Hello everyone! It is Anna-Karin here today with a Hydrangea project for today's Sizzix Tutorial made with Susan Tierney Cockburn's Hydrangea Flower die. I wanted to squeeze in one more summery project before it is time for autumn.
Earlier this year I made a similar shadow box, but with a Lilac Tree branch and I thought it needed a partner. I altered a wooden shadow box which is 4.5 x 4.5 in. You can use any type of shadow box for this project, or make the flower for something else: a card, a tag, a gift box and so on. You can also easily make more than one for a larger project.
The Susan's Garden dies work great together with the Magnetic Platform. Start by die cutting both flower petal Thinlits dies three times from cream or white card stock, using this sandwich: magnetic platform, cutting pad, dies, paper, second cutting pad. When I need even more precision with the Magnetic Platform I use this sandwich instead: platform, cutting pad, paper, die facing downwards, second cutting pad.
Shape the petals with the loop and ball tools, then stem, vein, pinch and bend the leaves. For two great videos on using the Susan's Garden tools, have a look here and here. Try to keep the large and small petals separate.
The flower needs a base and I cut a 2 in polystyrene ball in half. You could use something else as well. Colour a circle cut from Tim Holtz tissue wrap with Peeled Paint Distress Stain.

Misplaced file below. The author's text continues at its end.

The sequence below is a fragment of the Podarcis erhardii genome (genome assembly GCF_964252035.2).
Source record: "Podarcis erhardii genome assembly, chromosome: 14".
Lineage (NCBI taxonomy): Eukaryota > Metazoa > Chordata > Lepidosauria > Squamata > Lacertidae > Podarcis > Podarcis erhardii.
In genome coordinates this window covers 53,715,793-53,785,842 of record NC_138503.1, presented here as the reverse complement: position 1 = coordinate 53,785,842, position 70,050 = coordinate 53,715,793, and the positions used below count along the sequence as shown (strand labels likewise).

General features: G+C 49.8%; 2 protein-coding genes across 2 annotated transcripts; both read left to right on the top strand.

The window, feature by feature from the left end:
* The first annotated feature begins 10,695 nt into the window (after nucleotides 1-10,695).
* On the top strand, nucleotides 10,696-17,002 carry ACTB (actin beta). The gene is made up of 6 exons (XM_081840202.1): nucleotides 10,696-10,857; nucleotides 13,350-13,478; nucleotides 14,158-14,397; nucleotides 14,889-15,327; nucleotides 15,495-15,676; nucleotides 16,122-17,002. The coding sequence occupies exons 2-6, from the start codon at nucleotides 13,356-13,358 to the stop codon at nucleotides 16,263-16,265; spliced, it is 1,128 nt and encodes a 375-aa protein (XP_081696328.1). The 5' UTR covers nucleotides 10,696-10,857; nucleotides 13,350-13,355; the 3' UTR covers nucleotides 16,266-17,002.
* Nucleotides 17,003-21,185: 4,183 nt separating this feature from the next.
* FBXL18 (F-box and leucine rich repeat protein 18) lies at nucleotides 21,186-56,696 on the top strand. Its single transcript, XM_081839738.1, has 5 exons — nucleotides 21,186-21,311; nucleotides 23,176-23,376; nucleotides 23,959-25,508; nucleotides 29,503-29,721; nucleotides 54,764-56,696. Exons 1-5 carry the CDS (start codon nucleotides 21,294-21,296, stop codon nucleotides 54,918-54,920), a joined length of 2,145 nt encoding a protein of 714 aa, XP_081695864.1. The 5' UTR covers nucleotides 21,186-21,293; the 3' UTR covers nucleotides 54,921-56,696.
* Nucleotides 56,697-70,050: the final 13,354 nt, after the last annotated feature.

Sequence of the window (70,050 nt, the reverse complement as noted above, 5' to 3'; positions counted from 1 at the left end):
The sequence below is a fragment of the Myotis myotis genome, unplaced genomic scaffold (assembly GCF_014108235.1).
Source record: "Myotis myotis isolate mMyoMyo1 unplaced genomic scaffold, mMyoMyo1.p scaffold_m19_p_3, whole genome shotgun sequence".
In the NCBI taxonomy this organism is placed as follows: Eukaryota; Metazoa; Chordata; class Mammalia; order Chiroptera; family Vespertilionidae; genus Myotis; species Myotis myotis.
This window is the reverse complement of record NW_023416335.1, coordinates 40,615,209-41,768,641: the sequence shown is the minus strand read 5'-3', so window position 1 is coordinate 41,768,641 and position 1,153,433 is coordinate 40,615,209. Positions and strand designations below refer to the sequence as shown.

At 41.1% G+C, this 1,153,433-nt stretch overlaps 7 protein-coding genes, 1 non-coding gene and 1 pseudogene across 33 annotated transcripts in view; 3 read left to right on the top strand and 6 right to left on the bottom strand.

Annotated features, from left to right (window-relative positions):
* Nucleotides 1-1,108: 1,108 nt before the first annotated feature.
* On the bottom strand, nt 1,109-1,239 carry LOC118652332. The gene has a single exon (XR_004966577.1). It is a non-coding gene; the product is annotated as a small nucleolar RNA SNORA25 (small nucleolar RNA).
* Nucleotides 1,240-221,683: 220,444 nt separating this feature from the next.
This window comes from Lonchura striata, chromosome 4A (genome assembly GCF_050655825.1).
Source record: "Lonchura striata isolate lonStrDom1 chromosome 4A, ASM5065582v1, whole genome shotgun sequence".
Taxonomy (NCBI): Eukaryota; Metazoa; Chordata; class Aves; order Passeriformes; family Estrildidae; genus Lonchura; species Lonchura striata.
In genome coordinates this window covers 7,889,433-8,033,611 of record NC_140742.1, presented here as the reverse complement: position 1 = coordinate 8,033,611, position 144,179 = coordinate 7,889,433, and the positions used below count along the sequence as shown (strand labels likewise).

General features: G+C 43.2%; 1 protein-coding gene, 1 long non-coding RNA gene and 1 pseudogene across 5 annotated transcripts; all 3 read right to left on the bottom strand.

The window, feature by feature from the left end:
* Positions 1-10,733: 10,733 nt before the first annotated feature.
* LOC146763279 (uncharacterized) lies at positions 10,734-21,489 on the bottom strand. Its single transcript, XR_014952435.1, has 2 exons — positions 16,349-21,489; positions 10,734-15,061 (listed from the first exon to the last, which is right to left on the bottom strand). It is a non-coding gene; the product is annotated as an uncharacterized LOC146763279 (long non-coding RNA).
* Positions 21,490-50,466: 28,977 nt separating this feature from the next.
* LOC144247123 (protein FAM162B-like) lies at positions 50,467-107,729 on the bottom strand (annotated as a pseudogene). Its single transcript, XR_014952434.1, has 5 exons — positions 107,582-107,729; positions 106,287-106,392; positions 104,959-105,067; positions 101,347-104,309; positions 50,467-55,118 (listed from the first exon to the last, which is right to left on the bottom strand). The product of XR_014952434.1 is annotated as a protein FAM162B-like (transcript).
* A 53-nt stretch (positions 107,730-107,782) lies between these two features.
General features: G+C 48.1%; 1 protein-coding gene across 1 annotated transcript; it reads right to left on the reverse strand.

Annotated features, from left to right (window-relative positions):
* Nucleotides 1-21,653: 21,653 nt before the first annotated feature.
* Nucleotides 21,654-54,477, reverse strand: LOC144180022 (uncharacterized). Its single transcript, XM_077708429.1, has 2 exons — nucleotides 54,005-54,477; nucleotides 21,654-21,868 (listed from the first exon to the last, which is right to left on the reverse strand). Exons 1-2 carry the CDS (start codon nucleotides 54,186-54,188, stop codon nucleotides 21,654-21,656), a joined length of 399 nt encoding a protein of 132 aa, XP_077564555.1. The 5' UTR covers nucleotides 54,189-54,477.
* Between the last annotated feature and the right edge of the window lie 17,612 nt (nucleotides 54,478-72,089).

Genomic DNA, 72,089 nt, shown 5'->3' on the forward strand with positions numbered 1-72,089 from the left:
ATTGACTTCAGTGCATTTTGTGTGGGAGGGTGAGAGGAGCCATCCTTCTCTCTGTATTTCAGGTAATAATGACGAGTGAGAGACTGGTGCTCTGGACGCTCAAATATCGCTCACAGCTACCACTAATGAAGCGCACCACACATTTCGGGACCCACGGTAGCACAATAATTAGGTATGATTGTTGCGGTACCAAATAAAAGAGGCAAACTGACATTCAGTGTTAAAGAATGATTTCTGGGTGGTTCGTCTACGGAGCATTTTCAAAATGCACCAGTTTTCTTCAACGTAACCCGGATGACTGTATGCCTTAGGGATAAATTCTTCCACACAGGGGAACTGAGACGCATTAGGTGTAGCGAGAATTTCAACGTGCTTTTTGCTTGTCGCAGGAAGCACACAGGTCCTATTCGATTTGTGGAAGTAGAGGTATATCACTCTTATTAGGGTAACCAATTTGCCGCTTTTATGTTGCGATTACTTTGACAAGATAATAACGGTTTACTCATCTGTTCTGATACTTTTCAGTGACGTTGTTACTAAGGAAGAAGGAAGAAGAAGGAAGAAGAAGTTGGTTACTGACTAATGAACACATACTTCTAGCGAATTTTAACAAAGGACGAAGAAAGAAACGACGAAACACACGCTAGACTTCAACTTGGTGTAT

Glue the tissue paper to the half circle and add some more colour with Distress Paint. Not a lot will show through, so you don't need to be careful.
Normally, I would have coloured the paper before die cutting the flowers, but in the instruction leaflet to this die it is suggested to instead colour them after they are glued to the base. I thought I'd give it a try and pounced blue shades of Pan Pastels all over the flowers. Spray with a fixative when you are happy with the result (always do this outdoors).
The frame was covered with three different tissue tapes. I painted a layer of matte multi medium on top to make sure they were stuck down.
Glue the flower into the frame and add leaves around it. Here you can see that applying the Pan Pastels with a paint brush gives a more speckled look, if you compare it to the leaves. This works great for a Hydrangea.
The dry brushing emphasizes the textures in the frame and gives it a distressed look.
Thank you so much for looking!
Other Supplies Used:
- Surfaces: Neenah Smooth Cream Card stock
- Paint: Ranger Distress Paint: Picket Fence, Walnut Stain, Bundled Sage
- Stain: Ranger Distress Stain: Peeled Paint
- Ink: Ranger Distress Ink: Gathered Twigs
- Pastels: Pan Pastels: Turquoise, Turquoise Shade, Bright Yellow Green, Ultramarine Blue, Bright Yellow Green Shade, Permanent Green Shade
- Medium: Ranger Matte Multi Medium; Ranger Dina Wakley: White Gesso
- Paper pen: Viva Paper Pen: Olive
- Embellishments: Tim Holtz idea-ology: Postale Tissue Wrap, Chit Chat Stickers, Seasonal Chit Chat Stickers, Laboratorie Tissue Tape, Symphony Tissue Tape